The active ingredient of Zyrtec is a second-generation antihistamine, cetirizine. This allergy medication generally does not cause as much sedation as first-generation antihistamines, but it does cause drowsiness in some people. In clinical trials, up to 14% of people reported some sleepiness. Zyrtec works to treat seasonal allergy symptoms like itchy, runny nose, itchy eyes, nasal congestion, sneezing, and hives in both adults and children as young as two years of age (UpToDate, n.d.-a).

Zyrtec begins working quickly—within the first hour after taking it—and can last 24 hours (Day, 2001). It is available over-the-counter (OTC), and forms of Zyrtec include tablets, syrup, dissolving tablets, and liquid gels. 

What is Xyzal?

Xyzal is an even newer drug—a third-generation antihistamine. The generic name of Xyzal is levocetirizine. If you think that this allergy medication looks like the active ingredient of Zyrtec (cetirizine), you are correct. Xyzal is formulated with a specific form of cetirizine (UpToDate, n.d.-b)

Just like Zyrtec, Xyzal works to treat seasonal allergy symptoms like itchy, runny nose, itchy eyes, nasal congestion, sneezing, and hives in both adults and children as young as two years of age. Xyzal begins working within the first hour after taking it and can last 24 hours. It is over-the-counter, and forms of Xyzal include tablets and syrup. 

Side effects

Even though Zyrtec and Xyzal are similar chemically, there are differences in their side effect profiles. Zyrtec side effects (FDA, 2002)

  • Drowsiness (up to 14%)

  • Fatigue

  • Dry mouth

  • Sore throat (pharyngitis)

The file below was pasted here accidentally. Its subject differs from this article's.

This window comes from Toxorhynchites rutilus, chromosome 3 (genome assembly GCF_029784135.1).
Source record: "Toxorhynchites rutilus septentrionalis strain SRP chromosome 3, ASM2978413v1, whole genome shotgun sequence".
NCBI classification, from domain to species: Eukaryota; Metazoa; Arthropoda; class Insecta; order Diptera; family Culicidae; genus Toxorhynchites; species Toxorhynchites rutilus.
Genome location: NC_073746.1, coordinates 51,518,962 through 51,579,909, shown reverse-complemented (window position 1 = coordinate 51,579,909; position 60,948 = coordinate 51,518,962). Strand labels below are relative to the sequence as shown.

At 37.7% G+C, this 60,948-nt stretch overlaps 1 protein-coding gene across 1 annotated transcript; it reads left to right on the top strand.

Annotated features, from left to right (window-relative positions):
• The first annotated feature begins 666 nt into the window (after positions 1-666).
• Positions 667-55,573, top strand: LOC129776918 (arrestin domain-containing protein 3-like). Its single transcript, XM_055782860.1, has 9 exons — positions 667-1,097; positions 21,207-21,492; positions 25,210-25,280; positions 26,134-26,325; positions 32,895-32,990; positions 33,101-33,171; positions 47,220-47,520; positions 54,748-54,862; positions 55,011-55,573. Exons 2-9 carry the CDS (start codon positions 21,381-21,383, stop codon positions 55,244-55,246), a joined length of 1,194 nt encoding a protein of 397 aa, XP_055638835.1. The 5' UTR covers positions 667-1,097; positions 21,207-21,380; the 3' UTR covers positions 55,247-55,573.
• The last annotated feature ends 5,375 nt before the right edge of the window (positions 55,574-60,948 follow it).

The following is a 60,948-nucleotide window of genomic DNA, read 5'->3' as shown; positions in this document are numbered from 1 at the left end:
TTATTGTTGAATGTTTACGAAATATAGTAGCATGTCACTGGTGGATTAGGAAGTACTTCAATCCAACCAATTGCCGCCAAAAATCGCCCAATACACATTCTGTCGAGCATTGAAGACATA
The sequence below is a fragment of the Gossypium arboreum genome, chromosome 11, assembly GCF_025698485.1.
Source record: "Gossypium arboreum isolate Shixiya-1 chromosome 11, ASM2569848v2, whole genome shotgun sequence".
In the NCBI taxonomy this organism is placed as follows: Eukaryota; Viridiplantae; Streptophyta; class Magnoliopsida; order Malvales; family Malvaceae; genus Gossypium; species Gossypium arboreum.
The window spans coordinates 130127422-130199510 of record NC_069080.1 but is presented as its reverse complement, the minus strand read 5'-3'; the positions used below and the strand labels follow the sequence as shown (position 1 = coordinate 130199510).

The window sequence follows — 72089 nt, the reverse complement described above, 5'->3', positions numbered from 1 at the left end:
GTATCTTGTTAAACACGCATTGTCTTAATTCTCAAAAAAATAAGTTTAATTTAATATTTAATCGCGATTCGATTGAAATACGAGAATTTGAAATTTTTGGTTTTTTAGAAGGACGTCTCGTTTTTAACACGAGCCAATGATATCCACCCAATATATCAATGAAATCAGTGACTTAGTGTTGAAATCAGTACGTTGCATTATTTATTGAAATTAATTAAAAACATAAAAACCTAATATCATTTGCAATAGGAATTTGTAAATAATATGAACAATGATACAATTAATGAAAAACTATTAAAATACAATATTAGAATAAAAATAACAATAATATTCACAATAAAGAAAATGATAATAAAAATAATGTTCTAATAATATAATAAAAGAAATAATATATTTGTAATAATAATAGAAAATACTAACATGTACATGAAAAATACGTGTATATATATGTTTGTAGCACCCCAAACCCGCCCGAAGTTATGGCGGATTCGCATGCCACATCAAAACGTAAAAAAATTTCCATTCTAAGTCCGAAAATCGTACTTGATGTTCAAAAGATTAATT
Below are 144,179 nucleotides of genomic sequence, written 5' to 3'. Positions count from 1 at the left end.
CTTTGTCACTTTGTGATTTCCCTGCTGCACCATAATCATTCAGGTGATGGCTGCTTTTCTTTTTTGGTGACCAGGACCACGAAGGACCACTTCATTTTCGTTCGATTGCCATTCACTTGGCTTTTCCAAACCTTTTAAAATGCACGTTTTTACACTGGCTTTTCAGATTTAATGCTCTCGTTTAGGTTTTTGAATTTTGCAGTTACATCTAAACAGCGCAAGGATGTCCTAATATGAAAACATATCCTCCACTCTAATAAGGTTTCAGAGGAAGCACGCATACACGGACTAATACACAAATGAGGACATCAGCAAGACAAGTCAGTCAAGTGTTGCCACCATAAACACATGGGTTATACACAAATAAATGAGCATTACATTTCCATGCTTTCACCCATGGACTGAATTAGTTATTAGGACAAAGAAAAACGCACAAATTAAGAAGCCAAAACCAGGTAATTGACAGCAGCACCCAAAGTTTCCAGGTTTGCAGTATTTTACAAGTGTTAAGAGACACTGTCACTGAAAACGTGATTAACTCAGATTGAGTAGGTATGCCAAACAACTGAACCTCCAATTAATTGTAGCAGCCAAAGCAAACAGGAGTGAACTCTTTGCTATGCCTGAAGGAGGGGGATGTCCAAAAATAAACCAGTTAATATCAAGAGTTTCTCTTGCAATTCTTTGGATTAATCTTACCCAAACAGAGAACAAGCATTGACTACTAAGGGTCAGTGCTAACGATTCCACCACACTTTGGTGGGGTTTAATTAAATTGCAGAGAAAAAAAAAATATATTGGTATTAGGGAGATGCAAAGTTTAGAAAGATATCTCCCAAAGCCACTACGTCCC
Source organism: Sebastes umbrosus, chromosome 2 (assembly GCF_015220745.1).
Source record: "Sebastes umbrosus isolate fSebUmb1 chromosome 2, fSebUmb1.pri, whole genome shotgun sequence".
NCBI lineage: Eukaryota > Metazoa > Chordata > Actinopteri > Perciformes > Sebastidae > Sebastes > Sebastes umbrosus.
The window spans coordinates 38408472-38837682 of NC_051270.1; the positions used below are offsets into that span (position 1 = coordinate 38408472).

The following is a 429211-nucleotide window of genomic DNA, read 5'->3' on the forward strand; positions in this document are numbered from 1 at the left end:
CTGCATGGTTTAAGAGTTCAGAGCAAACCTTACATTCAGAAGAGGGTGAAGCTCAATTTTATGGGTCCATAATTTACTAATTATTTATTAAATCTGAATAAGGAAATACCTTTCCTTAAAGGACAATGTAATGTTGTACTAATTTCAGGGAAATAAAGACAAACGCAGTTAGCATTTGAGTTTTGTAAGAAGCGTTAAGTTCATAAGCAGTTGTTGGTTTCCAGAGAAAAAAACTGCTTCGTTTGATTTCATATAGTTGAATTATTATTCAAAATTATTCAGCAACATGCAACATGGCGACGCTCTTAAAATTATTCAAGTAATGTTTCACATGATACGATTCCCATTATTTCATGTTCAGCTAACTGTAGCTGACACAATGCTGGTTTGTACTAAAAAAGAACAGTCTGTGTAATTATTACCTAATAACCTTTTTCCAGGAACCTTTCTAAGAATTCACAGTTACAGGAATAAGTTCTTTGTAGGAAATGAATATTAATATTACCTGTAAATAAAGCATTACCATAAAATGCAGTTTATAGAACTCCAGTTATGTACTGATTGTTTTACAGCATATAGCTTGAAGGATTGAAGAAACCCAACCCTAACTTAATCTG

• Dizziness

  • Headaches

  • Nausea/vomiting

Xyzal side effects (FDA, 2008)

  • Drowsiness (3–6%)

  • Fatigue

  • Dry mouth

  • Sore throat (pharyngitis)

Zyrtec and Xyzal may cause drug interactions or other side effects, so it’s always important to get medical advice from your healthcare provider about all the pros and cons of any medications or supplements you take.

Differences and similarities of Xyzal vs. Zyrtec

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When it comes to treating your allergies, several options are available. Over-the-counter antihistamines, especially the second and third-generation drugs, are some of the most popular. Talk to your healthcare provider if you have any questions regarding which one is right for you. 

DISCLAIMER

If you have any medical questions or concerns, please talk to your healthcare provider. The articles on Health Guide are underpinned by peer-reviewed research and information drawn from medical societies and governmental agencies. However, they are not a substitute for professional medical advice, diagnosis, or treatment.


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Every article on Health Guide goes through rigorous fact-checking by our team of medical reviewers. Our reviewers are trained medical professionals who ensure each article contains the most up-to-date information, and that medical details have been correctly interpreted by the writer.

Current version

July 12, 2021

Written by

Chimene Richa, MD

Fact checked by

Mike Bohl, MD, MPH, ALM


About the medical reviewer

Dr. Mike is a licensed physician and a former Director, Medical Content & Education at Ro.